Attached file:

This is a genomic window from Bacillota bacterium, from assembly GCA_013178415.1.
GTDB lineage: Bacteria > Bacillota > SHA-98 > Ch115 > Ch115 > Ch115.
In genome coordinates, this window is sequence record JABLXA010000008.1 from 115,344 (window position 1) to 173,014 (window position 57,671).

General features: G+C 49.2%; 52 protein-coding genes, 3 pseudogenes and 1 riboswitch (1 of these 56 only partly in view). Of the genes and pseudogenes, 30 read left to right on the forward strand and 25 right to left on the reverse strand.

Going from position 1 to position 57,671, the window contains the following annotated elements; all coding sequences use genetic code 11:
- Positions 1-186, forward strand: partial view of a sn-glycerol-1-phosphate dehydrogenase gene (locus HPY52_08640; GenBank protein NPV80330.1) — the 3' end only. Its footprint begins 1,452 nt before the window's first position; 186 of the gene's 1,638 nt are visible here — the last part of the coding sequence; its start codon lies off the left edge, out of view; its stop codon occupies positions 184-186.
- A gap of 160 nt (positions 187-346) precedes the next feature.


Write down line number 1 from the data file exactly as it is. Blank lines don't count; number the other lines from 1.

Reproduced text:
This is a genomic window from Bacillota bacterium, from assembly GCA_013178415.1.